Add to this the fact that the many “spiritualities” that have arisen in our day do not answer the question of how we can become a good person. Nor do they possess the power to make a person good. But genuine Christian Spiritual Formation does answer the question and does possess the power to bring it to pass. And it is an answer and a power that shines brightly throughout the pages of history. It is no accident that the blazing light and life of Christian faithfulness overcame and supplanted all the “spiritualities” of Rome in the early centuries of the Christian Era. They offered a life—a formed, conformed, transformed life—that the Roman spiritualities simply could not match.

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More on Dallas Willard

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TSO commented about Dallas Willard and I hadn't thought about it, but I suppose because he doesn't do televangelism, he may be one of the lesser known names in protestant Philosophy and Theology. I can say that with Cornelius Plantinga (whose relative runs the CCEL site), Richard Foster, Charles Colson, and a few others, Dallas Willard has given me tremendous and powerful insights into the spiritual life. What he writes is profound, insightful, and beautiful. If acted upon it can be life-changing in a substantive Christian way.

For those who wish to see more of his work, this link will take you to an array of his articles.
Truncate it to visit his main site.

It appears that he has an article in a book coming out about Mel Gibson's The Passion of the Christ:

Jesus fully understood the limitations of what could be accomplished by power as understood among human beings. In fact, he had gone through all that with Satan in his famous "temptations"—to food, fame and governmental power—at the opening of his public life. (Matthew 4:3-11) When he now approached his "passion" there were no new issues for him to face. The "ruler of this world was coming upon him," as Jesus then told his closest friends (John 14:30), "but there is nothing in me for him to get a hold of." And that was the reality of the struggle in the Garden. Gibson's film does much to recapture the understanding of the early Church on this point. The Garden was Satan's last chance to keep him from the cross and to foil the execution of The Divine Plan for shutting down the kingdom of evil.

Unless you're just allergic to all protestant writing (I know that Erik, for one, is sneezing up a storm) Dallas Willard is one of several modern writers worthy of your time. I think of him and of Richard Foster in the "C.S. Lewis Mere Christianity Mode." Much of their writing is not about what is different between us, but what unites us all on our Christian Mission.

If you all are aware of others that I should add to my repetoire (this is for you Neil) please don't hesitate to suggest them in the comments box.

P.S. Here's an interesting interview of Dallas Willard by the remarkable contemporary Christian Poet Luci Shaw. Worth your attention.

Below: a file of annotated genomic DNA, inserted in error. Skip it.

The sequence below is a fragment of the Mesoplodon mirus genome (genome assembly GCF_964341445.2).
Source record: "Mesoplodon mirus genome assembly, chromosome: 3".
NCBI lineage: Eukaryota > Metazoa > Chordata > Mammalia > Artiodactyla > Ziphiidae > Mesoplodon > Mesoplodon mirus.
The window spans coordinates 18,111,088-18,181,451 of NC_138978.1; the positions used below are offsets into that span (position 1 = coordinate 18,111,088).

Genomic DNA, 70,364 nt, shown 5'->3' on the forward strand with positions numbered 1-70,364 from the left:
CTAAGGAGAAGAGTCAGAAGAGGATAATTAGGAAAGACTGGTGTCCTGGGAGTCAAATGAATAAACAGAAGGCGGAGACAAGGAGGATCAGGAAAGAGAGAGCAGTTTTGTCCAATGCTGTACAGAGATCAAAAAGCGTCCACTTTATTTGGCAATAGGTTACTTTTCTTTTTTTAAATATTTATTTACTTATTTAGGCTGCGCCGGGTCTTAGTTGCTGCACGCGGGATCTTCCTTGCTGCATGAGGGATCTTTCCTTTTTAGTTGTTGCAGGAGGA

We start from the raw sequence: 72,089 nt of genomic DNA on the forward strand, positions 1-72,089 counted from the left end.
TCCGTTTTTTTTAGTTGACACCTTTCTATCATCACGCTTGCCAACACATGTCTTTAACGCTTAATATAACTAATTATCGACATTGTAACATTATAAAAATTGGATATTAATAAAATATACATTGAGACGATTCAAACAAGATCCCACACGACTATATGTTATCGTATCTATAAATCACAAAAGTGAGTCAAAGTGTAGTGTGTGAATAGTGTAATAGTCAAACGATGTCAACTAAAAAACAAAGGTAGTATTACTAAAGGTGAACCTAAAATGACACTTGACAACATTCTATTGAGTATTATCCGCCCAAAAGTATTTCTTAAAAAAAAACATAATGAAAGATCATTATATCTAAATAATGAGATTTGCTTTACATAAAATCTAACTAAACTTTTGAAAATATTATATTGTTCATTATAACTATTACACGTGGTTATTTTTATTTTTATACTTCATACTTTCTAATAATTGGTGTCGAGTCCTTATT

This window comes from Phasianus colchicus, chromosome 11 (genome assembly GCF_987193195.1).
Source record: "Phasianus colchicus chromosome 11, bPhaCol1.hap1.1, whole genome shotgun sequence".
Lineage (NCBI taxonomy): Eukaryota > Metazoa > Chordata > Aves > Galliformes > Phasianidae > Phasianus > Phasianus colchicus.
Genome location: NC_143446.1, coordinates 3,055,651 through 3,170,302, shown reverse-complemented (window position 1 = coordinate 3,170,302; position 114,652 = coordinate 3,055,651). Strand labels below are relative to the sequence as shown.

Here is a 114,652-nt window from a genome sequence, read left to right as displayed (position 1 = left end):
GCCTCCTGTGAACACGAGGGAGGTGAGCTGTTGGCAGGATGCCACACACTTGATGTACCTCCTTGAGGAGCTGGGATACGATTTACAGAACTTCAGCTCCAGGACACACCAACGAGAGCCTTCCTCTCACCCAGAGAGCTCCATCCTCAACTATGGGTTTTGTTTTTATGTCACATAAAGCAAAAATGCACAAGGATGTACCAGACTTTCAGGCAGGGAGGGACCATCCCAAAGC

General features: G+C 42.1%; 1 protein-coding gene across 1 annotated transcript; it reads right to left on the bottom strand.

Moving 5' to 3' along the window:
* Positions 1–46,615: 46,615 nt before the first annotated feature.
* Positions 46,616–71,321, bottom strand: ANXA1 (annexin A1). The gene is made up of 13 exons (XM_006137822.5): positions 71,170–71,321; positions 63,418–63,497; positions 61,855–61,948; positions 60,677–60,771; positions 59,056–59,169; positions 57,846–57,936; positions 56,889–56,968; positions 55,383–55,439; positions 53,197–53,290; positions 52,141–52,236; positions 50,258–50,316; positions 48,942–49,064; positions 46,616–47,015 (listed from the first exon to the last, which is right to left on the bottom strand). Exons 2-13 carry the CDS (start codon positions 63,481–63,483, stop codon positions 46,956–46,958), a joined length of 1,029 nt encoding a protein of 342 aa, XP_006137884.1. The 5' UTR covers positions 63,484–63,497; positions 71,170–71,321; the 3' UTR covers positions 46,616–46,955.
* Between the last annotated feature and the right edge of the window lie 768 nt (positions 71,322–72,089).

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St. Augustine on Judgment

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In the chapter on contemplative prayer in The Holy Way, Ms. Huston discusses St. Augustine's opinion about judging.

from The Holy Way
Paula Huston

St. Augustine believe that one of our most important tasks as human beings is to clean that lamp so that our perceptions are as clear as they can possibly be this side of heaven. In their book Purity of Heart in Early Ascetic and Monastic Literature, Harriet A. Luckman and Llinda Kulzer talk about what he meant. For Augstine, the say, love of one's neighbor "purifies the mind to an incredible degree." They quote his own words on the subject: "When he [the seeker of tranquility] arrives at the love of his enemy he ascends to the sixth step where he cleanses the eye through which God may be seen in so far as he can be seen by those who die in the world as much as they are able."

Augustine, however, believed that to truly see clearly we must go quite a bit further: We must actually embrace a paradox, then try to live in the company of two antithetical notions. . . . [H]e tells us that to see well, we must stop judging our neighbor and ourselves "in the light of the truth." How can we know anything if we stop judging? Isn't it our ability to discriminate that allows us to become wise? Augustine goes on to say, "On this step he so cleanses the eye of his heart that he neither prefers his neighbor to the Truth nor compares him with it." "This state," Luckman and Kulzer add, "brings about peace and tranquility." . . .

This is not merely a restatement of the Gold Rule; apparently our vision is seriously distorted by our habit of passing judgment. We tend to exaggerate the bad in other people and minimize it is ourselves, a practice which Jesus seems to have been fully aware. . .

Though I could not fathom how one stopped judging--we evaluate everything and everybody a hundred times a day, after all--there seemed to be a rock-bottom truth buried here somewhere.